Monday, August 18, 2008

Happy Birthday Mom!

When I was sick as a little kid
To keep me happy there's no limit to the things you did
And all my childhood memories
Are full of all the sweet things you did for me
And even though I act craaazy
I gotta thank the Lord that you made me
There are no words that can express how I feel
You never kept a secret, always stayed real
And I appreciate, how you raised me
And all the extra love that you gave me
I wish I could take the pain away
If you can make it through the night there's a brighter day
Everything will be alright if ya hold on
It's a struggle everyday, gotta roll on
And there's no way I can pay you back
But my plan is to show you that I understand
You are appreciated

Dear Mama, by Tupac Shakur.

If I have any good qualities today, then they are attributable to my spiritual life. My mom alone made that life possible for me. Without her, I am nothing.

Mom supported my every interest. As a pre-teen, I was obsessed with track and field. My sole desire was to be an Olympic sprinter. For two or three years running, mom took me to the San Jose Relays, which became the Bruce Jenner Classic track and field meet. I doubt she knew much about track and field at the time, but she knew that I loved it and that was enough for her. I cherish the memories of those Saturdays still -- just mom and me: and Houston McTear, Renaldo "Skeets" Nehemiah, Mary Decker, Steve Scott et al.

Mom introduced me to the liberal arts and gave me a liberal mind. An actress herself, she took me to community theaters and ACT in San Francisco. We saw plays, ballet, and poetry readings by Robert Bly, among others. She took me and Charlie, at our request, to the U.C. Berkeley Jazz Festival to see our musical heroes: Carlos Santana, John McLaughlin, Herbie Hancock, Stanley Clarke, and others.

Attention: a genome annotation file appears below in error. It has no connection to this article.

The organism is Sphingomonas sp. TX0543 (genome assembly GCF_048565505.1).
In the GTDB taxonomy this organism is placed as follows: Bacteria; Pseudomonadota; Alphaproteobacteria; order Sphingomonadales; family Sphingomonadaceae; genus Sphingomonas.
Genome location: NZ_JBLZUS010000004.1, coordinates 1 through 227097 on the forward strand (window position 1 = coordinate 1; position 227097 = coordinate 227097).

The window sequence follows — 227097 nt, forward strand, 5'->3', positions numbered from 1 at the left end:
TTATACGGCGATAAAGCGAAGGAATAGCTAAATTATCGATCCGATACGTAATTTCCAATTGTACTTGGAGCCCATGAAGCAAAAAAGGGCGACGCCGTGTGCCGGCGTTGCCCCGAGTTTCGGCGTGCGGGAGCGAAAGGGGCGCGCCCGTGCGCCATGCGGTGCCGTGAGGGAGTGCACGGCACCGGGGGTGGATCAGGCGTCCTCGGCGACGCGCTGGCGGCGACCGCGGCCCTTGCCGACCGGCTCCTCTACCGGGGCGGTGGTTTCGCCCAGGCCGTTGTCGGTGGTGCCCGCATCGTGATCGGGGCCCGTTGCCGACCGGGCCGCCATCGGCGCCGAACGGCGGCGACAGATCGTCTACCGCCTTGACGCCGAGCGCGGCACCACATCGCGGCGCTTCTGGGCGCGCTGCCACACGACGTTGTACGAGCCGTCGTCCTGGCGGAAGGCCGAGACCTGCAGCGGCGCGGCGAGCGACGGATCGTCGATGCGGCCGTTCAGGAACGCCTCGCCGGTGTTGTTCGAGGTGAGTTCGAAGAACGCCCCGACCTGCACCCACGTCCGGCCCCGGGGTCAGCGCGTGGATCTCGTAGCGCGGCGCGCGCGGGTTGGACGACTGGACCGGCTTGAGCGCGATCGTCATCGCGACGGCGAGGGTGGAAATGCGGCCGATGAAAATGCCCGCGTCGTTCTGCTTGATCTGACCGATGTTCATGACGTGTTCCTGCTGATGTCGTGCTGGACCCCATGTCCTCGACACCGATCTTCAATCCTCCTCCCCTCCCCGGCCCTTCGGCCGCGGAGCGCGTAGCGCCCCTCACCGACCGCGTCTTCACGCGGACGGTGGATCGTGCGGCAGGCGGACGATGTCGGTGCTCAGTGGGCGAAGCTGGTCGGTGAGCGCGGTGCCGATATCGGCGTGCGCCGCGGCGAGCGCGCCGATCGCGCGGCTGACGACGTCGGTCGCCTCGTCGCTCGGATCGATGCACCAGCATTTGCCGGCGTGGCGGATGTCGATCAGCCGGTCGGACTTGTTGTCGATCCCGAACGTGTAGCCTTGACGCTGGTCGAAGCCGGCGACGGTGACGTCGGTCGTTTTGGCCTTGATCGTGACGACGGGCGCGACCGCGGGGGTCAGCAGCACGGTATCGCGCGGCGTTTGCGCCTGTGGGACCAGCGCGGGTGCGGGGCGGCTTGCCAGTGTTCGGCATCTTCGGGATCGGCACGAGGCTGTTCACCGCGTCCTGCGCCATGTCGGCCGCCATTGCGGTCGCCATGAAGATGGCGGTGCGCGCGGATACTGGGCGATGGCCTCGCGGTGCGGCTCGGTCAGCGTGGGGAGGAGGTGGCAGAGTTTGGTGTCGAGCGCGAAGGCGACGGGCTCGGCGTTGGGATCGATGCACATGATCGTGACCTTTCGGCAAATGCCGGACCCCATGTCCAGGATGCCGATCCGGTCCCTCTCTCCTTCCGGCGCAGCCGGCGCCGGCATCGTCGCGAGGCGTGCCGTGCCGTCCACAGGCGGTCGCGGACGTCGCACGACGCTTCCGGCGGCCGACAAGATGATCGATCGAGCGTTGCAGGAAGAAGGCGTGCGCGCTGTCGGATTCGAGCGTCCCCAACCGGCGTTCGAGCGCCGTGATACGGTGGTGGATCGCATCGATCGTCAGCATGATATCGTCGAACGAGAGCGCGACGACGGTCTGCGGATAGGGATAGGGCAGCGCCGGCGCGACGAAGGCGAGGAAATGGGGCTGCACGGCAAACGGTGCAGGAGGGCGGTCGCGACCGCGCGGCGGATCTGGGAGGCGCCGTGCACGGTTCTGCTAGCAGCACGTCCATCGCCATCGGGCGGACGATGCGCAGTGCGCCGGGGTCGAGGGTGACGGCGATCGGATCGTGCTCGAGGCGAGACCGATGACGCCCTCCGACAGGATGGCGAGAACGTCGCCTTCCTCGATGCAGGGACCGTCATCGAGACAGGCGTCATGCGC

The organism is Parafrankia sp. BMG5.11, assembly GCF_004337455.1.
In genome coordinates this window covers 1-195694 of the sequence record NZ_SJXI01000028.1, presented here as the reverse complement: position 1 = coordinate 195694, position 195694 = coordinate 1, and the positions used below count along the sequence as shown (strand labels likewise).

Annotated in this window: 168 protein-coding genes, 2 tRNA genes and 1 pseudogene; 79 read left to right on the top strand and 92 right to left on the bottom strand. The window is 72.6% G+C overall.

She looked out for my long-term interests, too. When mom had to make the personally difficult decision to send me to live with my dad when I grew out of control, she did so. And while I'm sure it broke her heart to do so, I'm a better man for her sacrifice.

Mom gave me my first copy of Autobiography of a Yogi. When I'd finished it, she consoled me -- a 13 year old -- as I cried, thinking I'd already blown my chance at a spiritual life. She introduced me to Prahlad. She signed the note that Sri Chinmoy required of me -- then a 16 year old -- to join the Center.

Throughout my life, I've always been able to depend on my mom to support me in my various endeavors. She -- and she alone -- made it possible for me to embark on my spiritual journey. If I have any good qualities at all, then they are directly attributable to my beloved mom.

You are appreciated.

The photo at the top shows me and my mom with Guru in late July 1989, just before the end of the Peace Run. Once back in New York, Guru gave my mom a birthday cake (August 22) at the tennis court.

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